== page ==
400


Operating Margin


2.9%


4.6%


5.9%


6.8%


Operating Margin ex non-recurring expenses


3.6%


4.6%


5.9%


7.1%


2008


2009


2010


2011e


Net Income


10308


13038


23162


30708


Diluted Shares Outstanding


26749


27147


28167


29093


Earnings per Diluted Share


0.39


0.48


0.82


1.06


The information above is obviously what has analysts and investors excited and proves BJ’s concept is resonating with customers. Total sales, sales per restaurant, operating margins, and net income are all expanding impressively. To arrive at average sales per restaurant, I used a weighted average of number of restaurants at the beginning of the year and at the end of the year. I also examined operating margins without non-recurring expenses related to legal settlements and natural disasters, which gives a true indicator of operating performance.

BJ’s is also in exceptional financial health. As of September 2011, the firm had $49.378 million of cash and investments, no interest bearing debt, and a tangible book value of $314.091 million. Although, as I will discuss below, the firm has significant off-balance sheet operating lease commitments, many of which are longer than 5 years in duration, as well as on-balance sheet "deferred landlord obligations" totaling $44.04 million as of September 2011.

Customer reviews on many sites, such as Yelp and urbanspoon.com, range from average to excellent. On a scale of 1 through 5, the average review is close to 4 stars, which shows the restaurant is resonating with people all over the country. Although specific reviews should be taken with a grain of salt, large sample sizes are often useful. Below are a couple of links with reviews from specific locations:

http://www.urbanspoon.com/r/40/741031/restaurant/Indianapolis/BJs-Restaurant-and-Brewhouse-Greenwood

http://www.yelp.com/biz/bjs-restaurant-and-brewhouse-newark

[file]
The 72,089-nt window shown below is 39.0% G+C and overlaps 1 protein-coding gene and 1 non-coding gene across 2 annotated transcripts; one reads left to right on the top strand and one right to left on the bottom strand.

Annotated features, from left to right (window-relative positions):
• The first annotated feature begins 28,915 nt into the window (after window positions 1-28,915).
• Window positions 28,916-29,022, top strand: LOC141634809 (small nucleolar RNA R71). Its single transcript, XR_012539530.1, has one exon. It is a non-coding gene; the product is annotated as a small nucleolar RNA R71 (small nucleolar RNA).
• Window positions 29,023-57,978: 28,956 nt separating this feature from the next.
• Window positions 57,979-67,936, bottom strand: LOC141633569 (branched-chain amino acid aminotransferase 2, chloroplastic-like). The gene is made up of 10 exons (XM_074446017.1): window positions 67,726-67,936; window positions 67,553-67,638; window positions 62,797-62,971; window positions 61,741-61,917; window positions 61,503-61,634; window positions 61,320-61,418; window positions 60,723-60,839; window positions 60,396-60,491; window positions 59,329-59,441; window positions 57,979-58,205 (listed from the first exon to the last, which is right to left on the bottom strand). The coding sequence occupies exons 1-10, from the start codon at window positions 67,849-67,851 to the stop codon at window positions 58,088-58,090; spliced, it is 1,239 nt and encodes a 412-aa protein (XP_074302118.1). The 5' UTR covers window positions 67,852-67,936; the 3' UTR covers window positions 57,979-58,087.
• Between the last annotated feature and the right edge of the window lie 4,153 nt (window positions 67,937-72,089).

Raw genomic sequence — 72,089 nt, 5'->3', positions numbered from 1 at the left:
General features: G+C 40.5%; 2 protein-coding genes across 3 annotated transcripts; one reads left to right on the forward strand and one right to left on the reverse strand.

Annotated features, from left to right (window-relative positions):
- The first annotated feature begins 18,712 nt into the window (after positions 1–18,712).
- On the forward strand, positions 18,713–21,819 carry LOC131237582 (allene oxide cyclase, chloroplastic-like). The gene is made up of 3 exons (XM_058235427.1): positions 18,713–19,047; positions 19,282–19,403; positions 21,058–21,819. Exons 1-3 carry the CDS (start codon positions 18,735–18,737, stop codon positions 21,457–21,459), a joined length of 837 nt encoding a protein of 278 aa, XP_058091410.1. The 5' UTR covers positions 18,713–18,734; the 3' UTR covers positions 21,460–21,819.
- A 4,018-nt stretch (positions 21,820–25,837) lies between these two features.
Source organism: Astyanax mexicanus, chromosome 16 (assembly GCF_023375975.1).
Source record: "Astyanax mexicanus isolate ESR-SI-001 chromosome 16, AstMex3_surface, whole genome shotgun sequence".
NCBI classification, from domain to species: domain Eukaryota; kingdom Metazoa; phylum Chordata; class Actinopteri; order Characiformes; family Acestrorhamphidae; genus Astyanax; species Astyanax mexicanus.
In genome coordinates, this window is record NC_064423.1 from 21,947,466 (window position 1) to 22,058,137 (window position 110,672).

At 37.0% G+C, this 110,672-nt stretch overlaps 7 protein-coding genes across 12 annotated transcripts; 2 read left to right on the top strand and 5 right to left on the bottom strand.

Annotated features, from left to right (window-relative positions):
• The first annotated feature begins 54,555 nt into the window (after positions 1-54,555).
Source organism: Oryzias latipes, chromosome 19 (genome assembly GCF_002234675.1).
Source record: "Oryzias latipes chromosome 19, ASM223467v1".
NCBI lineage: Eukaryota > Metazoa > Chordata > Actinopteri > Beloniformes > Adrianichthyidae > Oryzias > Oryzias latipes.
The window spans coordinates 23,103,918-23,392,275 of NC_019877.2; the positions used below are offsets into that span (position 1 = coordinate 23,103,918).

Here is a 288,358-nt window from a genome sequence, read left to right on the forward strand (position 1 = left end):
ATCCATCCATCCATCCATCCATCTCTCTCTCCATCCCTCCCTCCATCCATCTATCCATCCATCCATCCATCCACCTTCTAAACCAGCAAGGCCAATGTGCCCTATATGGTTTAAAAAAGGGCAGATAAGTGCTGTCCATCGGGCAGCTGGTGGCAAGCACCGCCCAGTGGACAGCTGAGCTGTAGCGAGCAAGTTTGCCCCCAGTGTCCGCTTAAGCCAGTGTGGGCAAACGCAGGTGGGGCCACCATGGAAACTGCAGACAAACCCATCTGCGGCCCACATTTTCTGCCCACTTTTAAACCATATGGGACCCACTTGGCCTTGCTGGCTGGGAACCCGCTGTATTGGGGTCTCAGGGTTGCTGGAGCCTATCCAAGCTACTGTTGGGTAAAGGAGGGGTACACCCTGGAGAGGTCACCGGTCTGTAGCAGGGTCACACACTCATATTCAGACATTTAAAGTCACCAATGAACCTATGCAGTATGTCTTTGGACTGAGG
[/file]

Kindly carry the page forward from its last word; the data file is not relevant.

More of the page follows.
Now that we have described the positives attributes of BJ’s and what has led to the dramatic rise in the stock price the last three years, lets dive into the negatives and why I believe the stock now presents an attractive short opportunity.

Negatives and Additional Financial Info

While BJ’s food, customer service, and atmosphere have appealed to customers and helped improve total sales, revenues per restaurant, operating margins, and its stock price, the same cannot be said for its free cash flow shown below:



2006-12


2007-12


2008-12


2009-12


2010-12


TTM


Cash Flow from Operations


32


35


59


68


75


85


Capital expenditure


-58


-73


-79


-60


-68


-84


Free cash flow


-26


-37


-21


8


7


1


Source: Morningstar and SEC filings

While operating margins and net income have expanded rapidly, free cash flow is barely positive. This has to do with the high fixed cost to open a new restaurant. On average, BJ’s opens one new location per month, as they have averaged 10-15 openings per year since 2008, and according to their statements and the information provided in their SEC filings, they plan to expand at a similar pace in the future. Below is a link to a recent article discussing expansion plans for 2012:

http://www.globenewswire.com/newsroom/news.html?d=236826


Using information provided by the firm in the company filings, I break down capital expenditures, opening costs, and maintenance capex per restaurant below:



2008


2009


2010


2011e